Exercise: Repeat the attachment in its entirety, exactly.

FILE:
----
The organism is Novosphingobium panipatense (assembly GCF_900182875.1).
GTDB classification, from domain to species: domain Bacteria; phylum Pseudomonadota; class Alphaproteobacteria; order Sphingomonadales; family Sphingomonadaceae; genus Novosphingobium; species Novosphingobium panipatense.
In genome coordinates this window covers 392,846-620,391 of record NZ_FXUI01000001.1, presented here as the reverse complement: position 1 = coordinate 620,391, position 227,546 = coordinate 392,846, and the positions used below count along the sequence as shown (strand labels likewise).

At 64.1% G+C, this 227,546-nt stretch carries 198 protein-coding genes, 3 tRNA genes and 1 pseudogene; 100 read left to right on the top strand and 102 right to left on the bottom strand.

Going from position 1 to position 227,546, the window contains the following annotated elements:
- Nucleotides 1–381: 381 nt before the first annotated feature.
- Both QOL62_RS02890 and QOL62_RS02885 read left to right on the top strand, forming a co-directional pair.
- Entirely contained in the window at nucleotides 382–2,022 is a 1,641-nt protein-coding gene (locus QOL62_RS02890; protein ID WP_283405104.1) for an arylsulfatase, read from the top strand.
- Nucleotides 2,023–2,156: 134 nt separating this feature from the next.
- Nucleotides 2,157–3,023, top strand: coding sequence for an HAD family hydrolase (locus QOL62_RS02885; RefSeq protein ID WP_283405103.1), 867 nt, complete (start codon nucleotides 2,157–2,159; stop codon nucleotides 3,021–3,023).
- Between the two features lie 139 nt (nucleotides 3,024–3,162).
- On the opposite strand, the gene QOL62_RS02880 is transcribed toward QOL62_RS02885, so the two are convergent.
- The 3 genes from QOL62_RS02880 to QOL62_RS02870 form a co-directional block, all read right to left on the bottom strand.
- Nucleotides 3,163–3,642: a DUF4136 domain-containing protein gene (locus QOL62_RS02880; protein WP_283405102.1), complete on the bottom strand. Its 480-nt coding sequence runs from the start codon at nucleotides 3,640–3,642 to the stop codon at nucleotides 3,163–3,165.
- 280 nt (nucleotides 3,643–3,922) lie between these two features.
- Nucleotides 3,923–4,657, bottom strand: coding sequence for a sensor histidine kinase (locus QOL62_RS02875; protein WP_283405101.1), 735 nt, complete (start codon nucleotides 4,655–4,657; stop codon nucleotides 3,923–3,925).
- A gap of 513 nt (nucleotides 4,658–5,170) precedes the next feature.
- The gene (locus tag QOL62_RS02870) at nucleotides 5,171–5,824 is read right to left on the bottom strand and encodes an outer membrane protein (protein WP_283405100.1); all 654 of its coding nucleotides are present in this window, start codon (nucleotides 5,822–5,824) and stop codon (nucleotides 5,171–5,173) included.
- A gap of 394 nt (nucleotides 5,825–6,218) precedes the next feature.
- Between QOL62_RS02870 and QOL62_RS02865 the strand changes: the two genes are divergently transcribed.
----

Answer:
The organism is Novosphingobium panipatense (assembly GCF_900182875.1).
GTDB classification, from domain to species: domain Bacteria; phylum Pseudomonadota; class Alphaproteobacteria; order Sphingomonadales; family Sphingomonadaceae; genus Novosphingobium; species Novosphingobium panipatense.
In genome coordinates this window covers 392,846-620,391 of record NZ_FXUI01000001.1, presented here as the reverse complement: position 1 = coordinate 620,391, position 227,546 = coordinate 392,846, and the positions used below count along the sequence as shown (strand labels likewise).

At 64.1% G+C, this 227,546-nt stretch carries 198 protein-coding genes, 3 tRNA genes and 1 pseudogene; 100 read left to right on the top strand and 102 right to left on the bottom strand.

Going from position 1 to position 227,546, the window contains the following annotated elements:
- Nucleotides 1–381: 381 nt before the first annotated feature.
- Both QOL62_RS02890 and QOL62_RS02885 read left to right on the top strand, forming a co-directional pair.
- Entirely contained in the window at nucleotides 382–2,022 is a 1,641-nt protein-coding gene (locus QOL62_RS02890; protein ID WP_283405104.1) for an arylsulfatase, read from the top strand.
- Nucleotides 2,023–2,156: 134 nt separating this feature from the next.
- Nucleotides 2,157–3,023, top strand: coding sequence for an HAD family hydrolase (locus QOL62_RS02885; RefSeq protein ID WP_283405103.1), 867 nt, complete (start codon nucleotides 2,157–2,159; stop codon nucleotides 3,021–3,023).
- Between the two features lie 139 nt (nucleotides 3,024–3,162).
- On the opposite strand, the gene QOL62_RS02880 is transcribed toward QOL62_RS02885, so the two are convergent.
- The 3 genes from QOL62_RS02880 to QOL62_RS02870 form a co-directional block, all read right to left on the bottom strand.
- Nucleotides 3,163–3,642: a DUF4136 domain-containing protein gene (locus QOL62_RS02880; protein WP_283405102.1), complete on the bottom strand. Its 480-nt coding sequence runs from the start codon at nucleotides 3,640–3,642 to the stop codon at nucleotides 3,163–3,165.
- 280 nt (nucleotides 3,643–3,922) lie between these two features.
- Nucleotides 3,923–4,657, bottom strand: coding sequence for a sensor histidine kinase (locus QOL62_RS02875; protein WP_283405101.1), 735 nt, complete (start codon nucleotides 4,655–4,657; stop codon nucleotides 3,923–3,925).
- A gap of 513 nt (nucleotides 4,658–5,170) precedes the next feature.
- The gene (locus tag QOL62_RS02870) at nucleotides 5,171–5,824 is read right to left on the bottom strand and encodes an outer membrane protein (protein WP_283405100.1); all 654 of its coding nucleotides are present in this window, start codon (nucleotides 5,822–5,824) and stop codon (nucleotides 5,171–5,173) included.
- A gap of 394 nt (nucleotides 5,825–6,218) precedes the next feature.
- Between QOL62_RS02870 and QOL62_RS02865 the strand changes: the two genes are divergently transcribed.